a bad taste in the mouth

Friday, January 6, 2012 9:13:51 PM

dawn treader, race, film, narnia, orientalism, Islamophobia, apted, stereotyping

I enjoyed a guilty pleasure the other day: the third installment of the Narnia chronicles “Voyage of the Dawn Treader”. Now this was always my FAVE of the Narnia books. I lapped them up as a child, read them many times over and I don’t think I suffered in any way from the soft-serve Christianity that CS Lewis loaded into the fantasy tales.
Now those books were written in the late 1940s-early 50s and to be sure they do betray the mind set of the late colonial period. This to be expected, and of course makes the rereading of them interesting from today’s point of view.

But adapting a 1950s book in 2010, and keep all the racial-cultural Eurocentricity of the novels is a bit much. What was director Michale Apted thinking? Given that there is no such place as Narnia, and the Narnian characters are as likely to be fauns, minotaurs and talking mice, why did he choose to ensure that the only non-white human faces in the film were – slave traders!?! I mean, he could have done anything – that’s the great opportunity of fantasy and sci-fi, you really can dream it and film it. And, even more pertinent, why do the slave traders wear the kind of robes, turbans and general getup that we all know VERY well from Orientalist painting and art – Arabian Nights as it were? The Arabs were the only people ever to trade slaves? Since the Narnia slave traders aren’t meant to be “real people” and it’s only a matter of costume, why not have dress them as Spanish conquistadores? Or Norsemen? Or just get creative and make something up? (now that would have been really interesting!)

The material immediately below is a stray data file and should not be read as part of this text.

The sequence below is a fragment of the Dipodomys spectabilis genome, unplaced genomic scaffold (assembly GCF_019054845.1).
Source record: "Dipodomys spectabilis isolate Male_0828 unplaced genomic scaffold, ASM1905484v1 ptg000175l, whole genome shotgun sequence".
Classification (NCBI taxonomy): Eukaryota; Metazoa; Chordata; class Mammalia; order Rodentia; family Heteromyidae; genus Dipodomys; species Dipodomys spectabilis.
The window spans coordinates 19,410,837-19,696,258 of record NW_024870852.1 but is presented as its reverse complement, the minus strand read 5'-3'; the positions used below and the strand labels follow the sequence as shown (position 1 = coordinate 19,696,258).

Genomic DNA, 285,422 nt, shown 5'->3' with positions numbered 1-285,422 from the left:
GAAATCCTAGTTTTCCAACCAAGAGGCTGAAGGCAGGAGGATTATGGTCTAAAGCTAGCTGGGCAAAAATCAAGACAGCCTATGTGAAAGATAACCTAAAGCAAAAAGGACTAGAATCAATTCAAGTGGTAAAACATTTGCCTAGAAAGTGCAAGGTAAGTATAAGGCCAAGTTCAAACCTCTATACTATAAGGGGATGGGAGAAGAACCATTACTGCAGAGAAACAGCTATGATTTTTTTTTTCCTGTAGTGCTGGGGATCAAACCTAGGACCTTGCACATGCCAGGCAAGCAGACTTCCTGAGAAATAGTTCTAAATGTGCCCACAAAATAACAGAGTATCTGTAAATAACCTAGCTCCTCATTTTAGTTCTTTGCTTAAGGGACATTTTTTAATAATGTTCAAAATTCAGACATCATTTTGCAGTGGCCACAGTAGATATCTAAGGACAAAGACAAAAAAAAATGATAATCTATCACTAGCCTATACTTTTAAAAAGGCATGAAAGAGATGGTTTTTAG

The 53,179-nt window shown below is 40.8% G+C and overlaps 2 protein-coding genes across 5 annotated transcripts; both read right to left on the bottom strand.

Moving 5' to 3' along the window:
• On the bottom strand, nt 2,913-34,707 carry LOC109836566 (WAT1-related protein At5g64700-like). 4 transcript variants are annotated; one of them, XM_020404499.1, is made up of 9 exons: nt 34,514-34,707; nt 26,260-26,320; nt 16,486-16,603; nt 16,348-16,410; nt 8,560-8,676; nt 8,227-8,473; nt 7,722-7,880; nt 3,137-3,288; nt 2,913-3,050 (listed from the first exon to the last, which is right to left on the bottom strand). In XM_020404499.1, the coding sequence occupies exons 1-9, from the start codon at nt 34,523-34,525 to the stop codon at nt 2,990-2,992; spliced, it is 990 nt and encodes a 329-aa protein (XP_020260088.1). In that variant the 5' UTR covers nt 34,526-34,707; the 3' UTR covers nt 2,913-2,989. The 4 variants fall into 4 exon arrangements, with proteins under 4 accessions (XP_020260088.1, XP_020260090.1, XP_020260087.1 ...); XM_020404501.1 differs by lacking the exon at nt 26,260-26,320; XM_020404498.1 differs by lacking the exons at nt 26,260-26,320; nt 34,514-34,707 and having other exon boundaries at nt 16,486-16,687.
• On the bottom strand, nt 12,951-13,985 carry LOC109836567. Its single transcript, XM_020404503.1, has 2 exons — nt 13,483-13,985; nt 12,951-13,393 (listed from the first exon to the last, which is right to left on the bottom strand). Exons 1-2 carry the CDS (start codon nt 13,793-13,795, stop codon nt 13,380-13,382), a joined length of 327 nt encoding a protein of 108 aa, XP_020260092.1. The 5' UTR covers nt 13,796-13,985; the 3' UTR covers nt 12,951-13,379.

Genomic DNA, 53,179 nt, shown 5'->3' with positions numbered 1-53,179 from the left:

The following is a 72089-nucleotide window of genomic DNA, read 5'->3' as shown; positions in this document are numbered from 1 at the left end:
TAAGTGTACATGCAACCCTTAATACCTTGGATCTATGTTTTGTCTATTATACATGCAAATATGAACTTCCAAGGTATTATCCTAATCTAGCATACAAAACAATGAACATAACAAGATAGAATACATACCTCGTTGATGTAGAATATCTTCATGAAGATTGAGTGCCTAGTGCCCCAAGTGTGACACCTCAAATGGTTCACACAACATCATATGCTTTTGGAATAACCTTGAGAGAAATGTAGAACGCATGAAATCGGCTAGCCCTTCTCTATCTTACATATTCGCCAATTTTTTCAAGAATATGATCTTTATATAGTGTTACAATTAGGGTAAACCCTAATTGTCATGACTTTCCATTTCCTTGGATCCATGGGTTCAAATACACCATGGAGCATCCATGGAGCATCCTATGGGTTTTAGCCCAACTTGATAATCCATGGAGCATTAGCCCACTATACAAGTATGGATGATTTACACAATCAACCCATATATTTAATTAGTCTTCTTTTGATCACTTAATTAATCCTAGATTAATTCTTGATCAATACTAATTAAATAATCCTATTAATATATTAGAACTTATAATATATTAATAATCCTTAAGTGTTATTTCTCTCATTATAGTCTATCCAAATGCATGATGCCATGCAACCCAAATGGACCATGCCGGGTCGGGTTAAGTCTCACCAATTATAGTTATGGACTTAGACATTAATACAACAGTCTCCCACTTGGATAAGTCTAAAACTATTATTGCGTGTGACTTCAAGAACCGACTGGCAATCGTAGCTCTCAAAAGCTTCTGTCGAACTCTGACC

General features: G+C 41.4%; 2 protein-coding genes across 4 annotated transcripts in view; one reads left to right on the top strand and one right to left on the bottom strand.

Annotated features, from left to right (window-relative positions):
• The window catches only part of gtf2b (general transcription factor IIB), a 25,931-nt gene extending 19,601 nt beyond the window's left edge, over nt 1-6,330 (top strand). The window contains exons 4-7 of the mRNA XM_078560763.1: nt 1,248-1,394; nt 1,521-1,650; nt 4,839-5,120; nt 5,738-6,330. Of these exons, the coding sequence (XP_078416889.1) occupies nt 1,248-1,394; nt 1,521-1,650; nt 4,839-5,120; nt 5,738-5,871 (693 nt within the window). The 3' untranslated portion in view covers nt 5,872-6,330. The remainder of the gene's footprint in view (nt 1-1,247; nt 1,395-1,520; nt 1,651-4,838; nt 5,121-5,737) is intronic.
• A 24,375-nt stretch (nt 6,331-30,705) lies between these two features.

Or are we meant to continue to see dark skinned, bearded and robed people as ruthless, filthy, greedy, unjust and cruel? I mentioned earlier that i watched Jack Shaheen’s film Reel Bad Arabs recently. But I was really shocked that the very NEXT film I saw did exactly the same things Shaheen exposed. In a film for kids. It left a bad taste in my mouth. Shame on you, Michael Apted.

I am sure there are / were defenders of the “faithful” Orientalist, Arabophobic, racial, loyal, faithful interpretation of CS Lewis in the film. But I’ll bet none of them were from an Arab background. Anyway, I don’t defend it.

Speaking as ‘white’ person, I think we can – and must – really do better.

This link discusses the remaining books and their unsuitability to be filmed. – Kyrie O’Connor
Houston Chronicle, December 1, 2005.

©G. McIver 2012 all rights reserved

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